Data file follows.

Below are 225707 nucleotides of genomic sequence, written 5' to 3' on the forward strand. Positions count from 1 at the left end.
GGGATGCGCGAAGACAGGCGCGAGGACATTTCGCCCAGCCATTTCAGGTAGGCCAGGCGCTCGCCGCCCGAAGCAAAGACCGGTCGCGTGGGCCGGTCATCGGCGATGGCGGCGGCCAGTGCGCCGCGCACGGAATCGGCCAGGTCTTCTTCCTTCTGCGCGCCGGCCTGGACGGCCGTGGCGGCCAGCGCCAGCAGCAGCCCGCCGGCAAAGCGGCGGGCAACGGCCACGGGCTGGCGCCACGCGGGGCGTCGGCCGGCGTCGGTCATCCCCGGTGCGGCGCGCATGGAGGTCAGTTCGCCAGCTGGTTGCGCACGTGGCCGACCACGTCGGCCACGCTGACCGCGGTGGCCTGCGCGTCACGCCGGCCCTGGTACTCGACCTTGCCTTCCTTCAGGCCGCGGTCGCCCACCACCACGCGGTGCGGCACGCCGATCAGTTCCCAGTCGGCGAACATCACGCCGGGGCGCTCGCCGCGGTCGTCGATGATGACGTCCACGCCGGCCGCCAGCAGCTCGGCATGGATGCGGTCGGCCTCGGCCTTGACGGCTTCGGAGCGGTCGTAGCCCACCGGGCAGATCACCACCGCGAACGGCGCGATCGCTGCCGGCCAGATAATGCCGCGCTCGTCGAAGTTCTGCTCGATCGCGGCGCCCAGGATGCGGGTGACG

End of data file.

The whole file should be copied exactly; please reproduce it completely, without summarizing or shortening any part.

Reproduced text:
Below are 225707 nucleotides of genomic sequence, written 5' to 3' on the forward strand. Positions count from 1 at the left end.
GGGATGCGCGAAGACAGGCGCGAGGACATTTCGCCCAGCCATTTCAGGTAGGCCAGGCGCTCGCCGCCCGAAGCAAAGACCGGTCGCGTGGGCCGGTCATCGGCGATGGCGGCGGCCAGTGCGCCGCGCACGGAATCGGCCAGGTCTTCTTCCTTCTGCGCGCCGGCCTGGACGGCCGTGGCGGCCAGCGCCAGCAGCAGCCCGCCGGCAAAGCGGCGGGCAACGGCCACGGGCTGGCGCCACGCGGGGCGTCGGCCGGCGTCGGTCATCCCCGGTGCGGCGCGCATGGAGGTCAGTTCGCCAGCTGGTTGCGCACGTGGCCGACCACGTCGGCCACGCTGACCGCGGTGGCCTGCGCGTCACGCCGGCCCTGGTACTCGACCTTGCCTTCCTTCAGGCCGCGGTCGCCCACCACCACGCGGTGCGGCACGCCGATCAGTTCCCAGTCGGCGAACATCACGCCGGGGCGCTCGCCGCGGTCGTCGATGATGACGTCCACGCCGGCCGCCAGCAGCTCGGCATGGATGCGGTCGGCCTCGGCCTTGACGGCTTCGGAGCGGTCGTAGCCCACCGGGCAGATCACCACCGCGAACGGCGCGATCGCTGCCGGCCAGATAATGCCGCGCTCGTCGAAGTTCTGCTCGATCGCGGCGCCCAGGATGCGGGTGACG